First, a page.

Chipotle Mexican Grill (CMG) is proving to be one of the best at bringing Tex-Mex to the masses.
The fast food restaurant chain earned $83.1 million, or $2.64 per share, in the first quarter.
That fell short of analysts' expectations, but the restaurant touted its strong sales. Even the winter weather didn't hurt demand for burritos and tacos.
Chipotle shares MOREBen Rooney - Apr 17, 2014 9:40 AM ET
The scene at the Economic Club of New York meeting today had the feel of a rock concert, but instead of T-shirts and sneakers, it was blue pin-stripes and brown wing-tips.
The mood in the lobby outside the room at the Marriott Marquis where Janet Yellen would speak seemed downright giddy.
Blackstone Chairman & CEO Steve Schwarzman was smiling and shaking hands with old friends.
The grin on Former SEC Chief William Donaldson's MOREJesse Solomon - Apr 16, 2014 2:07 PM ET
The break lights are finally coming on for investors' favorite auto stock.
Shares of Tesla Motors (TSLA) fell over 2% Tuesday after reports surfaced that Arizona failed to pass a bill to allow the company to sell cars directly to consumers.
It marks the fourth straight day of losses for Tesla's stock.
It's unclear what effect the Arizona bill actually had today. The automaker has long sought to bypass dealerships because it says MOREJesse Solomon - Apr 15, 2014 3:49 PM ET
Twitter's founding fathers became billionaires on paper when the social media company went public in November.
But Jack Dorsey and Evan Williams say they have no immediate plans to turn those paper gains in to cold, hard cash once they have the opportunity in May.
Under federal securities law, company insiders must wait six months before selling any shares following an initial public offering.
The so-called "lock up period" is designed to discourage MOREBen Rooney - Apr 14, 2014 12:01 PM ET
Apparently, babies do get old.
ETrade (ETFC) recently retired its long-running ad campaign featuring a talking baby boy telling people how easy it is to invest.
The company's official line is that the child star quit.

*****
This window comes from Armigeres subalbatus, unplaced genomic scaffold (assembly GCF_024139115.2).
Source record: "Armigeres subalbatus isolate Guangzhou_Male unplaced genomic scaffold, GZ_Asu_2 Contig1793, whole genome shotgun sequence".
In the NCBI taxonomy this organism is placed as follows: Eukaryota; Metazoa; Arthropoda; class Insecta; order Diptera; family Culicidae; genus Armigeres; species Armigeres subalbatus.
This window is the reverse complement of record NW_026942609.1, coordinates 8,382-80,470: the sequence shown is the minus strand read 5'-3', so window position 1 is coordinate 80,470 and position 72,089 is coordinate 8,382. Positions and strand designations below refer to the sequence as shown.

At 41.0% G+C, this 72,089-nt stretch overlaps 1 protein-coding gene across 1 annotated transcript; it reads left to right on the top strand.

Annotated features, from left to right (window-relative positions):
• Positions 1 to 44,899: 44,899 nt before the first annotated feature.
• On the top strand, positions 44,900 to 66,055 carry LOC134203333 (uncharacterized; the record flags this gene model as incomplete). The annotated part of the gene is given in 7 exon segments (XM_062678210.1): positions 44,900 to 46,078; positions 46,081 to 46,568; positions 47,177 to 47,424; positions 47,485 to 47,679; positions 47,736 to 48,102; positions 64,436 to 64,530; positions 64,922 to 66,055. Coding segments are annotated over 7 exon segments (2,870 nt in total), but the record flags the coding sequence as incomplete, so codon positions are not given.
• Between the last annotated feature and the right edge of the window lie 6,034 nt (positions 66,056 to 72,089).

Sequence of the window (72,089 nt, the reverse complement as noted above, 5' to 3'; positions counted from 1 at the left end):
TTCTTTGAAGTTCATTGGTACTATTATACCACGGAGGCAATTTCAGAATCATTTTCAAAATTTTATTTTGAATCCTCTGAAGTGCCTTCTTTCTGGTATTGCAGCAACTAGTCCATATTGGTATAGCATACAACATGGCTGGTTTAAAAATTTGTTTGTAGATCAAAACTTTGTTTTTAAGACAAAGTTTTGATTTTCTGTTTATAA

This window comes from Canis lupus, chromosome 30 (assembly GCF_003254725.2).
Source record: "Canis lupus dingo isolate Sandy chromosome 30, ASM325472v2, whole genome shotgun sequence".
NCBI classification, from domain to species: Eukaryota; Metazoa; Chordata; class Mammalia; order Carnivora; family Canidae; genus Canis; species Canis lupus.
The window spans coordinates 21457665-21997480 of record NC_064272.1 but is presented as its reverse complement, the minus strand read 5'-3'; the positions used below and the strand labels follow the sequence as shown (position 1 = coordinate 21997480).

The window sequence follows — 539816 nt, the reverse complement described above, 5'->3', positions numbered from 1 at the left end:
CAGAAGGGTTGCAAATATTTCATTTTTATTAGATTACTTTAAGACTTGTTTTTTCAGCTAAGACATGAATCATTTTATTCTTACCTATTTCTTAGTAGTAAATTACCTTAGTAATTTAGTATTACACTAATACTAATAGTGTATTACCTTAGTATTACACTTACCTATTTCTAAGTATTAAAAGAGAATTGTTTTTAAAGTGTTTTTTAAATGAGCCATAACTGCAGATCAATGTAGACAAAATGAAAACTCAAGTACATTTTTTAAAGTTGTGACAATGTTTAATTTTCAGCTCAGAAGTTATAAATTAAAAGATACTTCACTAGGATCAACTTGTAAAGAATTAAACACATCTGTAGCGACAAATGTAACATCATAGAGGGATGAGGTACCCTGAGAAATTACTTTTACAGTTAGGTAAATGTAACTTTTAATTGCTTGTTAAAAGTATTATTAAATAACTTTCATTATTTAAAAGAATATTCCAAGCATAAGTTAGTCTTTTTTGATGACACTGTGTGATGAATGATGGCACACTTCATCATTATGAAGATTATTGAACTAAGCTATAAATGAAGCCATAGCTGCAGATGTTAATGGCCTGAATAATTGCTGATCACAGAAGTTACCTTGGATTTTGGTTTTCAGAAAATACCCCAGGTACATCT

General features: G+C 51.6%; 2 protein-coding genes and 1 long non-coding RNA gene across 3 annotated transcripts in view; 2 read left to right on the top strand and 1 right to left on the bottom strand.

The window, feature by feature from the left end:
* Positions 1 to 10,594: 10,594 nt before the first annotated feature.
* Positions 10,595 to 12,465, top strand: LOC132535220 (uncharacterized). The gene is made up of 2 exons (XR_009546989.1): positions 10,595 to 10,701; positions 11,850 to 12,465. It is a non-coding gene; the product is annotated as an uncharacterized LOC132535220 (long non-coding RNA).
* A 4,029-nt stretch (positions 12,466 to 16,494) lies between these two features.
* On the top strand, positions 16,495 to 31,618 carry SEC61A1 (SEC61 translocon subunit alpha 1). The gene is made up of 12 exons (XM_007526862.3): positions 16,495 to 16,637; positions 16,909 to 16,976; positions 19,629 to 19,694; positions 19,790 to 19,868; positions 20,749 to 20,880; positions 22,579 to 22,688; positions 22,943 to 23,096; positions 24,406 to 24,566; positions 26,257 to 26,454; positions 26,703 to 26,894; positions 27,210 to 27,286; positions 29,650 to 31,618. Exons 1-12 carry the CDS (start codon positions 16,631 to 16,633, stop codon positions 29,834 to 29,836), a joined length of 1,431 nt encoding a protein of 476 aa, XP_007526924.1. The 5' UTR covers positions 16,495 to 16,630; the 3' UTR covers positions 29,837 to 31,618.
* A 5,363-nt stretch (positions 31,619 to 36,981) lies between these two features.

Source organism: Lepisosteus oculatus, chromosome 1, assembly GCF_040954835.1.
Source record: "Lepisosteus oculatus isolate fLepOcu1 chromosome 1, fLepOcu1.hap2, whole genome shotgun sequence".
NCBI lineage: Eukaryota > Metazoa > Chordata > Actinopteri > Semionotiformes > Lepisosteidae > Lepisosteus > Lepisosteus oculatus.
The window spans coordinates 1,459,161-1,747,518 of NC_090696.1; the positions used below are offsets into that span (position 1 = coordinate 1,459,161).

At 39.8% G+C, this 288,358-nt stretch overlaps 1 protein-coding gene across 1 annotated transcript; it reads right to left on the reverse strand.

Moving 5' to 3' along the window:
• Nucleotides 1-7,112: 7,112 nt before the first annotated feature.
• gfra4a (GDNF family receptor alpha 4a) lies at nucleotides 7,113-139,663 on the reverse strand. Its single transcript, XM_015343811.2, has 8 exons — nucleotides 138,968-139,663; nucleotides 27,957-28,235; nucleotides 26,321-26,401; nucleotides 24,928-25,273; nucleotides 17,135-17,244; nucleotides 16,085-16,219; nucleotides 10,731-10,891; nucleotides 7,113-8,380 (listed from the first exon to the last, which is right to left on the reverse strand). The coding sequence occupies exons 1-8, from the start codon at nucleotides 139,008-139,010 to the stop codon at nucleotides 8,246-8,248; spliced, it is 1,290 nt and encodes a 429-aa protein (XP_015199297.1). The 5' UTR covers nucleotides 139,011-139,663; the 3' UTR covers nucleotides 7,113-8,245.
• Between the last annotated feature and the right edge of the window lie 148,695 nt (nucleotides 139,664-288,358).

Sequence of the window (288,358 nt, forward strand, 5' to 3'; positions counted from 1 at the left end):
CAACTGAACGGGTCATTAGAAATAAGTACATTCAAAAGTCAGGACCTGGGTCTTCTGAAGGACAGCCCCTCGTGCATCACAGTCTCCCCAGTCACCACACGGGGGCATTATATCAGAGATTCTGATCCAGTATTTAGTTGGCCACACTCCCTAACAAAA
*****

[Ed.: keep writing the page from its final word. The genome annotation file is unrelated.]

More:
There's even a web site marking the milestone, babyquits.com, which redirects you to a Facebook page showing an out of office sign on the baby's crib.
Over the years, the baby, who was never given an official name, MOREHeather Long - Apr 12, 2014 1:00 PM ET
When Gautam Kaul speaks, hundreds of thousands of people listen.
Kaul, a professor of finance at the University of Michigan's Ross School of Business, has become an Internet sensation.
His classes are by far and away the most popular finance and economics offerings on Coursera, a free site where people can take college courses.
Judging by course enrollment, Kaul is in more demand than Nobel laureate Robert Shiller, a Yale professor who wrote MOREHeather Long - Apr 12, 2014 9:00 AM ET
The opinions expressed in this commentary are solely those of Paul R. La Monica. Other than Time Warner, the parent of CNNMoney, Abbott Laboratories and AbbVie, La Monica does not own positions in any individual stocks.
Tech stocks have been a bit of a whirling dervish lately. And the Nasdaq was getting taken to the proverbial woodshed again Thursday.
But repeat after me. This is not 2000! Tech stocks, writ large, are MOREPaul R. La Monica - Apr 10, 2014 2:40 PM ET
It's the biggest week for initial public offerings since the end of 2006 with a whopping 16 companies scheduled to make their trading debut.
Forget April showers. This year it's April IPOs.
The question for investors is how to read this flurry.
The reality is all 16 IPOs probably won't happen this week. Investors have their limits, and anytime IPOs heat up, some wonder whether it's a repeat of late 1990s and year MOREPatrick M. Sheridan - Apr 9, 2014 5:34 PM ET
Not a member yet?Sign up now for a free account
|GM's recalled Cobalt was a failure from the start|
|Pope Francis challenges the free market - The Buzz|
|Why you should pay off your car loan ASAP|
|Americans have fallen in love with real estate once again|
|Stocks: It's report card time on Wall Street|